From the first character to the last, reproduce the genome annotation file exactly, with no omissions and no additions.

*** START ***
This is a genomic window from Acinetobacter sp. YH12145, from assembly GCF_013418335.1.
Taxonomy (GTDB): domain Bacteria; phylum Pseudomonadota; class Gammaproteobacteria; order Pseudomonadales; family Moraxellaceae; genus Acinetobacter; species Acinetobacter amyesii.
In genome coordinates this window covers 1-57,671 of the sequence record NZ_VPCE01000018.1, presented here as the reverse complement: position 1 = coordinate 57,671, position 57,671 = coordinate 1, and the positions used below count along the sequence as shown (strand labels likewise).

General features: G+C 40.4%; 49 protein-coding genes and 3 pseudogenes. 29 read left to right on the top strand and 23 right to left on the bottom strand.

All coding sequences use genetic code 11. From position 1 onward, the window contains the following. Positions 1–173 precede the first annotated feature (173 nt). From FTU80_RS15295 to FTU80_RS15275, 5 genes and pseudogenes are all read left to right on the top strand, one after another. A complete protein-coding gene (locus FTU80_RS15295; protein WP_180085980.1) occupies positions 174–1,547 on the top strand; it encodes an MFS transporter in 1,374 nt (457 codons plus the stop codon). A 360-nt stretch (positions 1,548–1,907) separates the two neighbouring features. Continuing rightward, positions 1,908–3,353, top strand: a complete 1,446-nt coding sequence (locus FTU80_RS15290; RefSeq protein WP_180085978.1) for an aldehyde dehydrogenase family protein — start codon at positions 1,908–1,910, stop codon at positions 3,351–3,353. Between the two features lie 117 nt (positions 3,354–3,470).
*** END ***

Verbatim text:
This is a genomic window from Acinetobacter sp. YH12145, from assembly GCF_013418335.1.
Taxonomy (GTDB): domain Bacteria; phylum Pseudomonadota; class Gammaproteobacteria; order Pseudomonadales; family Moraxellaceae; genus Acinetobacter; species Acinetobacter amyesii.
In genome coordinates this window covers 1-57,671 of the sequence record NZ_VPCE01000018.1, presented here as the reverse complement: position 1 = coordinate 57,671, position 57,671 = coordinate 1, and the positions used below count along the sequence as shown (strand labels likewise).

General features: G+C 40.4%; 49 protein-coding genes and 3 pseudogenes. 29 read left to right on the top strand and 23 right to left on the bottom strand.

All coding sequences use genetic code 11. From position 1 onward, the window contains the following. Positions 1–173 precede the first annotated feature (173 nt). From FTU80_RS15295 to FTU80_RS15275, 5 genes and pseudogenes are all read left to right on the top strand, one after another. A complete protein-coding gene (locus FTU80_RS15295; protein WP_180085980.1) occupies positions 174–1,547 on the top strand; it encodes an MFS transporter in 1,374 nt (457 codons plus the stop codon). A 360-nt stretch (positions 1,548–1,907) separates the two neighbouring features. Continuing rightward, positions 1,908–3,353, top strand: a complete 1,446-nt coding sequence (locus FTU80_RS15290; RefSeq protein WP_180085978.1) for an aldehyde dehydrogenase family protein — start codon at positions 1,908–1,910, stop codon at positions 3,351–3,353. Between the two features lie 117 nt (positions 3,354–3,470).